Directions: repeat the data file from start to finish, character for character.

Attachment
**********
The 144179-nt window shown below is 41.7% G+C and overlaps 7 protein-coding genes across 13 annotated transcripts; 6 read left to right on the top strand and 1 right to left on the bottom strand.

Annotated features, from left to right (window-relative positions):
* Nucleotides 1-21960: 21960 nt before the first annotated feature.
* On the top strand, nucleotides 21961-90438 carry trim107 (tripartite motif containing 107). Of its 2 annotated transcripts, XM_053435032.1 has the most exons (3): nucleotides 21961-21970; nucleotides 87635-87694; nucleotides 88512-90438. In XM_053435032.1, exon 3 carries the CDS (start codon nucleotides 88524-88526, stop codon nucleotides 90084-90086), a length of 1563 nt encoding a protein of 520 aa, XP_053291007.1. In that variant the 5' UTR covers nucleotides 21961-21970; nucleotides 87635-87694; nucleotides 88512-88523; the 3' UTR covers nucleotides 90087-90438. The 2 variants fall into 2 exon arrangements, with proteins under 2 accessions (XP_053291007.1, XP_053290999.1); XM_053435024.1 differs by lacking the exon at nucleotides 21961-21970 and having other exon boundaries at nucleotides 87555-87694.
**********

The 144179-nt window shown below is 41.7% G+C and overlaps 7 protein-coding genes across 13 annotated transcripts; 6 read left to right on the top strand and 1 right to left on the bottom strand.

Annotated features, from left to right (window-relative positions):
* Nucleotides 1-21960: 21960 nt before the first annotated feature.
* On the top strand, nucleotides 21961-90438 carry trim107 (tripartite motif containing 107). Of its 2 annotated transcripts, XM_053435032.1 has the most exons (3): nucleotides 21961-21970; nucleotides 87635-87694; nucleotides 88512-90438. In XM_053435032.1, exon 3 carries the CDS (start codon nucleotides 88524-88526, stop codon nucleotides 90084-90086), a length of 1563 nt encoding a protein of 520 aa, XP_053291007.1. In that variant the 5' UTR covers nucleotides 21961-21970; nucleotides 87635-87694; nucleotides 88512-88523; the 3' UTR covers nucleotides 90087-90438. The 2 variants fall into 2 exon arrangements, with proteins under 2 accessions (XP_053291007.1, XP_053290999.1); XM_053435024.1 differs by lacking the exon at nucleotides 21961-21970 and having other exon boundaries at nucleotides 87555-87694.